Time Warner's network and cable-system divisions went surprisingly slack during the fourth quarter, with the slide of The WB network proving a big drag.
Overall, though, Time Warner Chairman Richard Parsons is fairly happy with how 2003—which he regards as a "reset year"—turned out. That included stabilizing America Online and cutting deals to sell Warner Bros. DVD-manufacturing unit, Warner Music and Time-Life books.
Speaking to securities analysts as the company released results last week, Parsons noted, "Last year, you couldn't stop asking me, 'What are you going to do about that debt?' Today, the persistent question is 'How are you going to spend the money?'" that resulted from those sales.
For the three months ended December, Time Warner's broadcast- and cable-networks division increased revenues just 4% to $2.2 billion, and operating cash flow dropped 9% to $608 million. The big problem was The WB, whose viewership plunged 18%-20% this season. That sliced ad revenues by 10%, offsetting an 8% increase in ad revenues at the Turner networks. License fees from operators increased for the Turner nets and pay service Home Box Office.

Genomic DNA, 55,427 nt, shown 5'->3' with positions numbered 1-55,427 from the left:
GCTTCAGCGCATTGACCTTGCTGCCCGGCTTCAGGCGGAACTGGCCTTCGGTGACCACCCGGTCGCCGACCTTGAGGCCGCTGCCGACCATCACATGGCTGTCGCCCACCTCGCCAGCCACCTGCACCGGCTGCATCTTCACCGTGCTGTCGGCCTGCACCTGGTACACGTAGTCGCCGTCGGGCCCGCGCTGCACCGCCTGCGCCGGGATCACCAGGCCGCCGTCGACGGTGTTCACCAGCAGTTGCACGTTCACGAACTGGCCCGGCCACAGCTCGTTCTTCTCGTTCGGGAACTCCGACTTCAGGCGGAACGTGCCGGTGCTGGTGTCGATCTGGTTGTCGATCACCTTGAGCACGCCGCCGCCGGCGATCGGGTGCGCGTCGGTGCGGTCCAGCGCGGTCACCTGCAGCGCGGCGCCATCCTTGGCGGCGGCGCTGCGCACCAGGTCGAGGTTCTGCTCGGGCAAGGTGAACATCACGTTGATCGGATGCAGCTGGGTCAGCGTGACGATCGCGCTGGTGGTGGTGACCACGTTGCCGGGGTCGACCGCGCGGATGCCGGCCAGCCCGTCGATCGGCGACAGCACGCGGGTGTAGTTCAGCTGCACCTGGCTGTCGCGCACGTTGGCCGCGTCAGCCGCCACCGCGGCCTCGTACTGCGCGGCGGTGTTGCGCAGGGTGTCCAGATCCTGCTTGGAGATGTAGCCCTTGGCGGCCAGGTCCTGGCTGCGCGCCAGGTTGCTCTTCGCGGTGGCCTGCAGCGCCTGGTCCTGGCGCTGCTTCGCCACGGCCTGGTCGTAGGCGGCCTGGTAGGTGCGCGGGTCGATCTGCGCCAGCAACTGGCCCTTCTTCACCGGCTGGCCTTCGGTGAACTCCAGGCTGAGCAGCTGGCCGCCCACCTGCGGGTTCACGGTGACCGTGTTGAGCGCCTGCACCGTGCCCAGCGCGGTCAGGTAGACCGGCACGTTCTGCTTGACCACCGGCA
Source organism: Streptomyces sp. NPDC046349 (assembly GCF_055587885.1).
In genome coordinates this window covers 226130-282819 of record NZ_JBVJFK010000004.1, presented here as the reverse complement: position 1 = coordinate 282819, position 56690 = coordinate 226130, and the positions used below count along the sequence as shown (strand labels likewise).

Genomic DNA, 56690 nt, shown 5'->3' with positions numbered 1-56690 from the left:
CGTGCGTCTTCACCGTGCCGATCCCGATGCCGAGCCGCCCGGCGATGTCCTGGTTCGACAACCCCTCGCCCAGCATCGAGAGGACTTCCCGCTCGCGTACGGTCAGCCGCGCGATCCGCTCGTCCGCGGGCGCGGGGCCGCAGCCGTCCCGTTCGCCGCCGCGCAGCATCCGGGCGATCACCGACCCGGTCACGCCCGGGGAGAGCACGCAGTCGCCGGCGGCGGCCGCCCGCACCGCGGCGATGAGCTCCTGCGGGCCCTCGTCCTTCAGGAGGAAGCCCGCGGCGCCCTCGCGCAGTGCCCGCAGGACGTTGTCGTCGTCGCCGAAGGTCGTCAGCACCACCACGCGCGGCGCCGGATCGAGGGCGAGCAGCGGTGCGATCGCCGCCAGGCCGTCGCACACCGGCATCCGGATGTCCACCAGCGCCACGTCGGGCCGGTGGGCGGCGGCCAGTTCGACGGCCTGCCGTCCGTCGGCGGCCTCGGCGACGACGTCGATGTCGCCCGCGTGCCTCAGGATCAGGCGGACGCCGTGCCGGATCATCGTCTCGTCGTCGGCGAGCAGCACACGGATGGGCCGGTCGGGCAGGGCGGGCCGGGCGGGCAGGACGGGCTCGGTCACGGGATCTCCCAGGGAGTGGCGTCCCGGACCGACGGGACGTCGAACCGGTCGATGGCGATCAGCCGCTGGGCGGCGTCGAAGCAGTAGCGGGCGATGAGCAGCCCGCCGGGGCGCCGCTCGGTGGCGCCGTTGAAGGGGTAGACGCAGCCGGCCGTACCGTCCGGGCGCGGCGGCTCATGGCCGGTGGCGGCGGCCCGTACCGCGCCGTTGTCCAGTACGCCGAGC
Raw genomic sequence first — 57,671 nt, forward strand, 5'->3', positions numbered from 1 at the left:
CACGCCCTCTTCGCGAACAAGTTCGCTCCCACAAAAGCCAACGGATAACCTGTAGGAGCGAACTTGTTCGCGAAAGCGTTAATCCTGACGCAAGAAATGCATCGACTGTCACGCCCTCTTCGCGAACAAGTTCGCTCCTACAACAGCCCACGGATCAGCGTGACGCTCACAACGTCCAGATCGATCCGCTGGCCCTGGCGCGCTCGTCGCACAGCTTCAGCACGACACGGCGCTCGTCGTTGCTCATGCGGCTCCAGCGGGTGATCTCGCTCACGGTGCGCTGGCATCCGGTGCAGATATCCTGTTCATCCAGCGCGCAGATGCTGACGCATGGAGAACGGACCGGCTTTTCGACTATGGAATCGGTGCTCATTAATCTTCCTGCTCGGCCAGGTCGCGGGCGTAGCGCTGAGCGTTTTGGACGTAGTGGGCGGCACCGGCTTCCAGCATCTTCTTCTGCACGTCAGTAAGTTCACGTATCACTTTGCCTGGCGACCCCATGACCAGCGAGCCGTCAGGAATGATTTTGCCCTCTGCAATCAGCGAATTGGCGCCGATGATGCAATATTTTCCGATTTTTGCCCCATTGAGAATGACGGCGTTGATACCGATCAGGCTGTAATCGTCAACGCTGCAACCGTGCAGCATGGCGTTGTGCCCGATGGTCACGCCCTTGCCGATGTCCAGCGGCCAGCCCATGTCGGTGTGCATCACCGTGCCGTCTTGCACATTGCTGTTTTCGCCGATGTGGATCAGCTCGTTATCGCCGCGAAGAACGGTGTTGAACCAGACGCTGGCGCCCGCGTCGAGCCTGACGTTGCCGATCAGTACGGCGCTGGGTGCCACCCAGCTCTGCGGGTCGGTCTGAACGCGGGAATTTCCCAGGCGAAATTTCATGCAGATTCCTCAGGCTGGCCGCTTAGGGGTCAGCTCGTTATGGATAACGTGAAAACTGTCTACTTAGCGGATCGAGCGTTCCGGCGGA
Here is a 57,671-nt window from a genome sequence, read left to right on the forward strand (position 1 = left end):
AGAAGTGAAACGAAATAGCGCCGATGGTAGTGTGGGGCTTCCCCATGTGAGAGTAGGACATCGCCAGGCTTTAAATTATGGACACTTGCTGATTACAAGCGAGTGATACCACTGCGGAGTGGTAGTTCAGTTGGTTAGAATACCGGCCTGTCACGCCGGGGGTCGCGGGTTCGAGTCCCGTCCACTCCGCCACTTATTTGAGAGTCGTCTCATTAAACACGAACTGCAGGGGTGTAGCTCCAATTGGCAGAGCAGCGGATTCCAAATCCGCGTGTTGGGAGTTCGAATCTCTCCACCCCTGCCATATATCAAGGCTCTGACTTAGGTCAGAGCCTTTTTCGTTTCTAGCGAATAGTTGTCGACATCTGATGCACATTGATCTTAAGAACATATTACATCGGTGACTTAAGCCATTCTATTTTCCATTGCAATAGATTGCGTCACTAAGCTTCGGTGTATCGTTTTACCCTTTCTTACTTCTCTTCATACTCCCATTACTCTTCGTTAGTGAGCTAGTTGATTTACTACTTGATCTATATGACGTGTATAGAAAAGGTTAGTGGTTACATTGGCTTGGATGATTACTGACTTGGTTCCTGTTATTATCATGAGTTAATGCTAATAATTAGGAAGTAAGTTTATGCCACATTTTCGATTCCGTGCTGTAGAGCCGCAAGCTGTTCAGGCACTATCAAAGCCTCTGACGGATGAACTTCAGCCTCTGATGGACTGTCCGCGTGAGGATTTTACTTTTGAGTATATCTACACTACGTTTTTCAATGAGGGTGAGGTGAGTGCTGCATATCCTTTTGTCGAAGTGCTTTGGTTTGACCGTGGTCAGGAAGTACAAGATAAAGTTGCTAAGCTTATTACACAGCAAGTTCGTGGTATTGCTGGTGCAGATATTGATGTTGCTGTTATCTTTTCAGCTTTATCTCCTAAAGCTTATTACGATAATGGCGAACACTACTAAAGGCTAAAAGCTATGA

Fulcrum Capital media analyst Richard Greenfield said the network group's performance is even worse than it appears. The results include a $45 million benefit from changes in how HBO accounts for syndication of shows like Sex and the City. Without the benefit, network earnings fell almost 16%, Greenfield said.
At Time Warner Cable, revenue and earnings growth failed to get into the double-digit percentage range that the division has accustomed investors to expect. Revenues grew 9% to $2 billion, while cash flow increased just 7% to $812 million. That's partly because of accounting games Time Warner played in the past quarter, counting launch support from cable networks as advertising revenue. That money has dried up, so it's depressing Time Warner Cable results.
Normalizing for those games, Time Warner Cable's cash flow would have increased a strong 14%.
Time Warner expects strong growth to return to both divisions this year. Companywide revenue rose 6% to $10 billion, while cash flow fell 7% to $2.4 billion.